Phone-free and Proud

February 8, 2017

 

 

 

We're living in a time when cell phone over-use is ubiquitous.

 

Phone free day on Tuesday, January 31st was an initiative to raise awareness for how much time too many people spend with their head in their phones instead of the world around them! There was some tension in the atmosphere and giving up phones was harder for many than they had thought!

 

Without question, smartphones add a lot to our daily life - there's a good chance you're reading this on your phone right now! But, we chose to voice a concern and draw attention to how many opportunities for connection and experiences are missed by being glued to our phones.

 

Virtually all educators and psychiatric professionals I speak with agree that overuse of smartphones poses a risk.  Due to the newness of the technology, there is not a wealth of research on the topic, but some early studies have found that chronic overuse of smart phones leads to greater chances of:
•    Social isolation
•    Depression
•    Being either a victim or perpetrator of bullying
•    Difficulty with sleeping
•    Diminished social and communicative skills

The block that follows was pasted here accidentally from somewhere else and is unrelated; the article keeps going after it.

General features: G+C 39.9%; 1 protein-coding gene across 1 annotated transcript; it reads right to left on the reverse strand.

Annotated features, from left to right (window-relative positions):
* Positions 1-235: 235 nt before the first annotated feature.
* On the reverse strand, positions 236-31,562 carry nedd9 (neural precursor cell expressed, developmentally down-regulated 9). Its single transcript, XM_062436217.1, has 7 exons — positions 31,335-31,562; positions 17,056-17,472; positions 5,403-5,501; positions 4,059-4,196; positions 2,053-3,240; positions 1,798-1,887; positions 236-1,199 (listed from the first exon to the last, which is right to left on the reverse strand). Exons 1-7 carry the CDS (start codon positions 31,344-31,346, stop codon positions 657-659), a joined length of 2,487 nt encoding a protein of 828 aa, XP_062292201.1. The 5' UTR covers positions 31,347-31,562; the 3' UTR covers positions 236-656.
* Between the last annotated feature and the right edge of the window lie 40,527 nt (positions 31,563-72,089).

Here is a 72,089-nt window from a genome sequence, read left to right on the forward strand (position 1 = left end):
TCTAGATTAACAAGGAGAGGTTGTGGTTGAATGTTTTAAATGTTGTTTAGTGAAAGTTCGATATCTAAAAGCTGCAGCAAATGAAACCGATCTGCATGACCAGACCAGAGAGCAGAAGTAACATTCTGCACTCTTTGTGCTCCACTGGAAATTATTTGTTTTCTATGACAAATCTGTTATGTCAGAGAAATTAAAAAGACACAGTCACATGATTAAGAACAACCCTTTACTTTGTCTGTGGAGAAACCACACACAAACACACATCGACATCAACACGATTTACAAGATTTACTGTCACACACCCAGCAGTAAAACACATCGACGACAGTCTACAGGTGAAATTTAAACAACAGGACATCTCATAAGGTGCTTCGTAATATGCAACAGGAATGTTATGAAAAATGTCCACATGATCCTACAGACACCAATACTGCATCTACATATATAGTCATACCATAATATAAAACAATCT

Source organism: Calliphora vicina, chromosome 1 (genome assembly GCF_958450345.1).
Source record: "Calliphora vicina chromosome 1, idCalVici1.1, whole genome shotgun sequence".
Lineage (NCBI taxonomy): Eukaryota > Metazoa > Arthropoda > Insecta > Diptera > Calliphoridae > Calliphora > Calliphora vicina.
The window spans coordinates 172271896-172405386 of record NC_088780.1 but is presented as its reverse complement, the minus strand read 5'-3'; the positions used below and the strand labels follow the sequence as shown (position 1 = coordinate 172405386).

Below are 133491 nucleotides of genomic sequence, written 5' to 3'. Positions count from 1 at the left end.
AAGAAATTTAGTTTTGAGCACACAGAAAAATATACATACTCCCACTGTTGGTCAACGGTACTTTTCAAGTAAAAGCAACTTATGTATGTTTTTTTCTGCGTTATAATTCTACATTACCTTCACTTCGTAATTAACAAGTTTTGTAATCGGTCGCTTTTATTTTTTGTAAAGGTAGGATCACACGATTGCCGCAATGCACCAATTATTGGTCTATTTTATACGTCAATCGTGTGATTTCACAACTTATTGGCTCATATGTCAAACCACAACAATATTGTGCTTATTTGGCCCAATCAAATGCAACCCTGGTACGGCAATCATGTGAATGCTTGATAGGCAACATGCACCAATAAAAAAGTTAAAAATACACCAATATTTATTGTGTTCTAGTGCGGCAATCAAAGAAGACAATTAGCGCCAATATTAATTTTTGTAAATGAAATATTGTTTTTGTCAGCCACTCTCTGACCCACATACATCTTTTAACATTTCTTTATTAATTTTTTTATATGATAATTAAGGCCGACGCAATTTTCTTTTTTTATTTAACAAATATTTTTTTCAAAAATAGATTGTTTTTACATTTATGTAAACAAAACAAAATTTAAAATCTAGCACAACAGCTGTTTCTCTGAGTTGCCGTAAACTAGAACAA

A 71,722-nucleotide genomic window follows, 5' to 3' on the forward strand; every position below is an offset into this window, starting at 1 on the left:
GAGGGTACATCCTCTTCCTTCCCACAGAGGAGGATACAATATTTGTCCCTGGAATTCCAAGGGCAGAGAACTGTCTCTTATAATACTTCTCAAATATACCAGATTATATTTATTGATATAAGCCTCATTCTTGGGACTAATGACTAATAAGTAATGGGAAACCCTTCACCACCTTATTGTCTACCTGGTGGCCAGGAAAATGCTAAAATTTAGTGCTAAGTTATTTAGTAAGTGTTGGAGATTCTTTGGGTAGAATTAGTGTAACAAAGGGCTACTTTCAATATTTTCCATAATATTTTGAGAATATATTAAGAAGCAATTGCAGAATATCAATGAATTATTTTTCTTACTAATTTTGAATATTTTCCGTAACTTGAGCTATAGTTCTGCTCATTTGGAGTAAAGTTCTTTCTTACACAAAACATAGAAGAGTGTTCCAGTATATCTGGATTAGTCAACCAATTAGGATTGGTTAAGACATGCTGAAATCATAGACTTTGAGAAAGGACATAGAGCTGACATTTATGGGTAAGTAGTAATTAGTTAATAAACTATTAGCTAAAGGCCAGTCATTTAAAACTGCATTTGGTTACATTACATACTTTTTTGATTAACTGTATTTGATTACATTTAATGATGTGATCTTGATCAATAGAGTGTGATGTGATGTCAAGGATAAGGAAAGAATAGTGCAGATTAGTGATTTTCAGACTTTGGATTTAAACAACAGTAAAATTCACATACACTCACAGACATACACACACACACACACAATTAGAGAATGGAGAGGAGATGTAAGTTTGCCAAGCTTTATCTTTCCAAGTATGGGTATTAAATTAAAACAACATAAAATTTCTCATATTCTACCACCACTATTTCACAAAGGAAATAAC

•    Problems with back and neck health
•    Obesity
 

With the announcement of our plan for "Phone-Free Day," our parents all received a letter with some tips on phone-use-management including: 

  • Pick a predesignated shut down time for phones at night, at least an hour before a reasonable bedtime.  Have a central location in your home to charge devices rather than have them bedside. 

  • Investigate apps that can help parents track how long children have been on their phones and what apps they have used.

  • Create “phone free” spaces and times in your family schedule where phones are not welcome.  Examples would be during dinner or in the first 10 minutes of a drive.

  • Model good behavior.  Try to limit the number of times you check your phone when your kids are present

While I was pleased so many students got involved (and most were successful), what made me happiest were the conversations I had with a number of students on the topic.  It was fun to challenge the refrain of, "There is no way I can spend a whole day without my phone."

 

Many students were surprised to hear that the first iPhone only came out 10 years ago.  I was even surprised about how many times over the course of the day I reached for my phone only to remind myself that what I was looking for was not all that important.  NHS students seem to use smartphones at the same rate as students at public high schools, but we are lucky - due to our intimate size- to be able to engage in topics like these with our students.

 

71 students and teachers participated in our first ever "Phone Free Day."  There are plans for another date next year! 

 

 

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